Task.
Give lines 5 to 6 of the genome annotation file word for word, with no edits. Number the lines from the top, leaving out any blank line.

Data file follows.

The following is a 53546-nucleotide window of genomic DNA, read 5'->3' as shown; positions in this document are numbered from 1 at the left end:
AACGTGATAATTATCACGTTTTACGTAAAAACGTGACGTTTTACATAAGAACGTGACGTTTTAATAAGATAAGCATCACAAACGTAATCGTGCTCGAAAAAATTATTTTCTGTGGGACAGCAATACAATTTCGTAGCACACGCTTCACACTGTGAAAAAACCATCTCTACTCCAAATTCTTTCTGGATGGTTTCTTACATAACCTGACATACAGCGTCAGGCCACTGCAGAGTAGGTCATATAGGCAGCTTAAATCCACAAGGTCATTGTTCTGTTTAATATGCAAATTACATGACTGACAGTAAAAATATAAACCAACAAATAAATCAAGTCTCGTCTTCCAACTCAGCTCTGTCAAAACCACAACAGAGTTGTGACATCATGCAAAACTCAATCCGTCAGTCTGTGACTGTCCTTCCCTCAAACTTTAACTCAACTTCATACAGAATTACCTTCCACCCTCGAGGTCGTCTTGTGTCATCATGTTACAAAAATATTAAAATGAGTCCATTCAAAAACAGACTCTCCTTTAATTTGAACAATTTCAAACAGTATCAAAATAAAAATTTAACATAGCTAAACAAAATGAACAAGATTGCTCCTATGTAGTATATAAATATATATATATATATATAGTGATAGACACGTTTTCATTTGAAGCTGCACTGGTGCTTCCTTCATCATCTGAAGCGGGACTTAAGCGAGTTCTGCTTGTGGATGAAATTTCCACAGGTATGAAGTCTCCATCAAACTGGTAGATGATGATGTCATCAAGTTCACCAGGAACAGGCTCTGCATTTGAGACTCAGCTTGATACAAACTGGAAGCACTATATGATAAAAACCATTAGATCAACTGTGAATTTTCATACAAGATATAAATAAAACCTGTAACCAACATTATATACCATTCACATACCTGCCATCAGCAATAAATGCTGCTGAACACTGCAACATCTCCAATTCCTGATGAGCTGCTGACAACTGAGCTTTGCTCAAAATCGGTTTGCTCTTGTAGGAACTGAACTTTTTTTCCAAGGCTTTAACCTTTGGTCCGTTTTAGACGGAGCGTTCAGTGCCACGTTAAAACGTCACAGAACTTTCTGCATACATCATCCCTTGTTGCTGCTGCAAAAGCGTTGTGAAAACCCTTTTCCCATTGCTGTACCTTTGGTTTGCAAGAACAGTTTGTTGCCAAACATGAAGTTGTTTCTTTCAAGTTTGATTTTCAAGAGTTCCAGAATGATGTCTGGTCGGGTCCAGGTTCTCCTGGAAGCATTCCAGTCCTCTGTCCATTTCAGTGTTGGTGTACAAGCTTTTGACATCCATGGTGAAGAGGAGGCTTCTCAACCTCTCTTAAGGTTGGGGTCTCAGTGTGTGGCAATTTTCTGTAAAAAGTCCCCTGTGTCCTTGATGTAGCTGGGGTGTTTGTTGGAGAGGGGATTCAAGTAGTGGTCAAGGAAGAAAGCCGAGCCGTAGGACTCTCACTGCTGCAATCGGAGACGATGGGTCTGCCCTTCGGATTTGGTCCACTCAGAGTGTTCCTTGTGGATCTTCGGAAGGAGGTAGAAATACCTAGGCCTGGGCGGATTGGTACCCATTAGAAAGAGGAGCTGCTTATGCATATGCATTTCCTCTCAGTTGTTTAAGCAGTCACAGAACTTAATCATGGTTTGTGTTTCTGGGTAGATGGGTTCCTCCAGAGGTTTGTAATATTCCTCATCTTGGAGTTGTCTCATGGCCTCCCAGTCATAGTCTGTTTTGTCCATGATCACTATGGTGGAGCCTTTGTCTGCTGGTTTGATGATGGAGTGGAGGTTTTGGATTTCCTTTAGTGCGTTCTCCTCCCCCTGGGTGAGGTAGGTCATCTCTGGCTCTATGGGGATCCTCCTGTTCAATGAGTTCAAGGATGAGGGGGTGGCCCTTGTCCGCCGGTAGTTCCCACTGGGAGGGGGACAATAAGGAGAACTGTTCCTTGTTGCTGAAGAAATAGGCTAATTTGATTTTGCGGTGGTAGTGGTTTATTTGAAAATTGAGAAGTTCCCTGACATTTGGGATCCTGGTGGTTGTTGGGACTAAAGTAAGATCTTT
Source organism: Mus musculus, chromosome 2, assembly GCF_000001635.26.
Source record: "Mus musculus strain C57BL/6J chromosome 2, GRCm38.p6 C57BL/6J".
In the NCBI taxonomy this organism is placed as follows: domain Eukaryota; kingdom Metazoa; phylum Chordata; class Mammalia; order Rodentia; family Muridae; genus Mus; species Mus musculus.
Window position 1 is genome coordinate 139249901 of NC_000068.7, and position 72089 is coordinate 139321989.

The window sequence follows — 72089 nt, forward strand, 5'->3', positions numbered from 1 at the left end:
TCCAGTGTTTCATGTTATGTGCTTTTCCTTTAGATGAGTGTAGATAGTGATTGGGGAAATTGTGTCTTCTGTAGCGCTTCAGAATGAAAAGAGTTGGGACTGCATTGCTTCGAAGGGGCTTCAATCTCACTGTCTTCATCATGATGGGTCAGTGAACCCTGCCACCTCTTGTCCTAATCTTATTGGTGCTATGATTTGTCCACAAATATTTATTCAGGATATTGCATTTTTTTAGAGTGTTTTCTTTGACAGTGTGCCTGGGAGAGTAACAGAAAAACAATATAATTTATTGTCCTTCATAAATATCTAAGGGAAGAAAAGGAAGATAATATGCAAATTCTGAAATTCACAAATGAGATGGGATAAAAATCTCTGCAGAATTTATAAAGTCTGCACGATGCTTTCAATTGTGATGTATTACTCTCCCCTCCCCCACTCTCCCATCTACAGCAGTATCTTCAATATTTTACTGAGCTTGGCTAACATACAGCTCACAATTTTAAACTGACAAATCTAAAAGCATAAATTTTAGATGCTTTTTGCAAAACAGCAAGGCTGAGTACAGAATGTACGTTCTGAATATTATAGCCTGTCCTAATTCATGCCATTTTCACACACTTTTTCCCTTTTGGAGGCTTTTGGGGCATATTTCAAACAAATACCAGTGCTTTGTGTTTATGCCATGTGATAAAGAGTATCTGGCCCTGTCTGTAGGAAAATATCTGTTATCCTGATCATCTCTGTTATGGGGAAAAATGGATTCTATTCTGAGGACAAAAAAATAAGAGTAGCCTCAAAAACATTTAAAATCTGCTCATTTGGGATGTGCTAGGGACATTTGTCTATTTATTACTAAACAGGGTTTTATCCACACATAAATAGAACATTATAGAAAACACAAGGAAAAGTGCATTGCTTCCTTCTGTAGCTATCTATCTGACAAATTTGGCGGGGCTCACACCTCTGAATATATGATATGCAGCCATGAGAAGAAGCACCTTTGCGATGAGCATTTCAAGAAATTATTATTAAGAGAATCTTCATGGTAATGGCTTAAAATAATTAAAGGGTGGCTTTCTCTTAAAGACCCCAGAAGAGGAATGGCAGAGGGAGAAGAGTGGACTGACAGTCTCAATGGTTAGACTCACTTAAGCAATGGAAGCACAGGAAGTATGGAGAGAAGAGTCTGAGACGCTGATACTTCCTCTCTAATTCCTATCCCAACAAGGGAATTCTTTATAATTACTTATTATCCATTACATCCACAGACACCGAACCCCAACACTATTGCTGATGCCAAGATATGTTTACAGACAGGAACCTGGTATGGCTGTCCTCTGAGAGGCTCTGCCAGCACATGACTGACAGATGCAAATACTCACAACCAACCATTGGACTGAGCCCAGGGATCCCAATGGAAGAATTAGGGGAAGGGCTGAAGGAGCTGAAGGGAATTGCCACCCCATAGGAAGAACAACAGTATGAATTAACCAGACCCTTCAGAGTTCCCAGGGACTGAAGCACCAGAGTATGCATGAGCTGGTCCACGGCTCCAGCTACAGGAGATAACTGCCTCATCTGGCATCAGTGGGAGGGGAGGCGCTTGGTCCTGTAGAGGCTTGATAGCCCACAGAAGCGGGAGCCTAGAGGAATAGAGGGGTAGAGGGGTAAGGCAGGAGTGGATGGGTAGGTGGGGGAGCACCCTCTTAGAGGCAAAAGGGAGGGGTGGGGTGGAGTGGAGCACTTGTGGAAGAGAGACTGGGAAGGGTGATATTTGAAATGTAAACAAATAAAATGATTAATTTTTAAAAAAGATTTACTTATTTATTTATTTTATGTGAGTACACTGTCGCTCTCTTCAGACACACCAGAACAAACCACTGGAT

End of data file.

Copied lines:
In the NCBI taxonomy this organism is placed as follows: domain Eukaryota; kingdom Metazoa; phylum Chordata; class Mammalia; order Rodentia; family Muridae; genus Mus; species Mus musculus.
Window position 1 is genome coordinate 139249901 of NC_000068.7, and position 72089 is coordinate 139321989.